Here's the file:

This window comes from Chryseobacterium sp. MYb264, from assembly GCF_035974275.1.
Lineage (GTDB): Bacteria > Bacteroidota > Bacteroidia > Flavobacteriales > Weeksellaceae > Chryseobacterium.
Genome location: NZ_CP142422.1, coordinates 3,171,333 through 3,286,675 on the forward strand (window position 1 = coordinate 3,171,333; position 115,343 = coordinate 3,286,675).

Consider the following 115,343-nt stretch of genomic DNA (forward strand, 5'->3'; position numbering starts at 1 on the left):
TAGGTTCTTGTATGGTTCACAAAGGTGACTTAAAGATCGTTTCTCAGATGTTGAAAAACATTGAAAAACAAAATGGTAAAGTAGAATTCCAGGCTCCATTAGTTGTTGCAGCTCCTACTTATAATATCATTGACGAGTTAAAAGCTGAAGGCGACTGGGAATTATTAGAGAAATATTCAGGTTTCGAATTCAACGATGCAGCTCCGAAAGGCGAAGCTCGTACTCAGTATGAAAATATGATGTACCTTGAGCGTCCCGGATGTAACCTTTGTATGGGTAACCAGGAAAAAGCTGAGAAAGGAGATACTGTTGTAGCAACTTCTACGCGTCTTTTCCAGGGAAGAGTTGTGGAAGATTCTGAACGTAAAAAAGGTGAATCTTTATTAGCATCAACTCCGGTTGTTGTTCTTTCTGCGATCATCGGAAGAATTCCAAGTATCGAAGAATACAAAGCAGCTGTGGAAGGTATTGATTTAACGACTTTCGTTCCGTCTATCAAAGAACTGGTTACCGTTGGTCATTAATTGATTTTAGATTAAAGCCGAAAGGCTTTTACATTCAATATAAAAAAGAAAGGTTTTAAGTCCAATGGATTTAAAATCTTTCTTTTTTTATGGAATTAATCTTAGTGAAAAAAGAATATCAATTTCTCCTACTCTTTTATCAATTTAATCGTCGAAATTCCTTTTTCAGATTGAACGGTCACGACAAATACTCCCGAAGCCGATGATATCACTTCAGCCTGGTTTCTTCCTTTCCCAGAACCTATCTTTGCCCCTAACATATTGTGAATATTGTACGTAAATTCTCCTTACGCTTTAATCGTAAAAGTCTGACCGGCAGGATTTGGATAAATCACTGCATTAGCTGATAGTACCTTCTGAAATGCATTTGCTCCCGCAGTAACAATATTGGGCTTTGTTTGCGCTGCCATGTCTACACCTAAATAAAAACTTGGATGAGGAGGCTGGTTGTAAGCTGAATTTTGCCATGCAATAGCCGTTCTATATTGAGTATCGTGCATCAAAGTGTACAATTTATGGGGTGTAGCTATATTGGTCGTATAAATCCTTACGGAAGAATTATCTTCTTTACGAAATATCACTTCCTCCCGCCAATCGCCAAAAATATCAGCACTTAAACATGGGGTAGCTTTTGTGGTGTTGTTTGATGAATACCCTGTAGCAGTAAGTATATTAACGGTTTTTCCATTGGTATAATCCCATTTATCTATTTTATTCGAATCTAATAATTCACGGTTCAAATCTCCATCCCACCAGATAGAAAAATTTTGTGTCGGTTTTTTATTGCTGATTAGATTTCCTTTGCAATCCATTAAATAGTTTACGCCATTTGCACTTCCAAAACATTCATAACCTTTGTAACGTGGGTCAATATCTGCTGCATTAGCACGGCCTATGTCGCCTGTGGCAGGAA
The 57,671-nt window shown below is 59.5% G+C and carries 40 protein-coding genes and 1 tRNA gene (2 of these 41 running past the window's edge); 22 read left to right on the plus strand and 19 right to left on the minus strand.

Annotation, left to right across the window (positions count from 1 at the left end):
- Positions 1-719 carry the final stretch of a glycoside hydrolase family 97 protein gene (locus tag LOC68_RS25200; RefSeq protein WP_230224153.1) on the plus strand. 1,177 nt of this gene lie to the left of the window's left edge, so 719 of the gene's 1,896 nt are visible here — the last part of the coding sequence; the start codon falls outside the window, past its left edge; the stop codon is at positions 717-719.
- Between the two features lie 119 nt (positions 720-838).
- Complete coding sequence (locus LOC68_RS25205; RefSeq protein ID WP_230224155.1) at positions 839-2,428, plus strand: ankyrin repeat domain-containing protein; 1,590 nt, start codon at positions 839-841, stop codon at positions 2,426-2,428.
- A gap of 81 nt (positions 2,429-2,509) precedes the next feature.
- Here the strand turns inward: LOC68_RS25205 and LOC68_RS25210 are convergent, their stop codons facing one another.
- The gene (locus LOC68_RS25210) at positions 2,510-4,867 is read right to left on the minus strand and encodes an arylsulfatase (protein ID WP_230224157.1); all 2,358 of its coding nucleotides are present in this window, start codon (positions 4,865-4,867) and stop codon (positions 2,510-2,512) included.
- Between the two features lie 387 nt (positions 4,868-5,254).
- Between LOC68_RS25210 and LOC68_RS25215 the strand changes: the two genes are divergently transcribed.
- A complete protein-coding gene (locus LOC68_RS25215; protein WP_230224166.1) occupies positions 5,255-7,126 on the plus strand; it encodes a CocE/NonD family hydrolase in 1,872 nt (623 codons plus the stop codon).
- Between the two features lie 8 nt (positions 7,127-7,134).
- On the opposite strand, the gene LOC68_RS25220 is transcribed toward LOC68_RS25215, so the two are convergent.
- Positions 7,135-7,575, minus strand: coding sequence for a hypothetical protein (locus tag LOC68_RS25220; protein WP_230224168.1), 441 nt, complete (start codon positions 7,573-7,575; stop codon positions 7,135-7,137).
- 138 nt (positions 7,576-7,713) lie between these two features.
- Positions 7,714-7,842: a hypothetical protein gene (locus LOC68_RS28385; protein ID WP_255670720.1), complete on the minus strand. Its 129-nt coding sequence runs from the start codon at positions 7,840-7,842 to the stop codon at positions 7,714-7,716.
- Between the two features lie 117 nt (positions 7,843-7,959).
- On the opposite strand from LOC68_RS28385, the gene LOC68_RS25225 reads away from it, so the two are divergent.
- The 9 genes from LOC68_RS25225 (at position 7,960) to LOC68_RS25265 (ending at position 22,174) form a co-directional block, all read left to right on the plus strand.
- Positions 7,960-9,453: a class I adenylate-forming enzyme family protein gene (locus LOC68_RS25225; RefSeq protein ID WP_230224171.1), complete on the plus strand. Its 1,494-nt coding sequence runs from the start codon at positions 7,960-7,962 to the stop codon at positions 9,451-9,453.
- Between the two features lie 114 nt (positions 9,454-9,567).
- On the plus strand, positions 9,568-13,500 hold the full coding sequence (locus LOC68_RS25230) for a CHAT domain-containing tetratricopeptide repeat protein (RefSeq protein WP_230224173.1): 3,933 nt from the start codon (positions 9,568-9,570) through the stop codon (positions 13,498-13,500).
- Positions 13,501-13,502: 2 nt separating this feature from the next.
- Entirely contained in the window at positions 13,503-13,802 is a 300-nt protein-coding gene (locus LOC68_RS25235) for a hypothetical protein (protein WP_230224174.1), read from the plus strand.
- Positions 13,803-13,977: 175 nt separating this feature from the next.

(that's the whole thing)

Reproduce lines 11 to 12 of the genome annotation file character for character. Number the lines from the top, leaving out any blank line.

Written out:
- A gap of 81 nt (positions 2,429-2,509) precedes the next feature.
- Here the strand turns inward: LOC68_RS25205 and LOC68_RS25210 are convergent, their stop codons facing one another.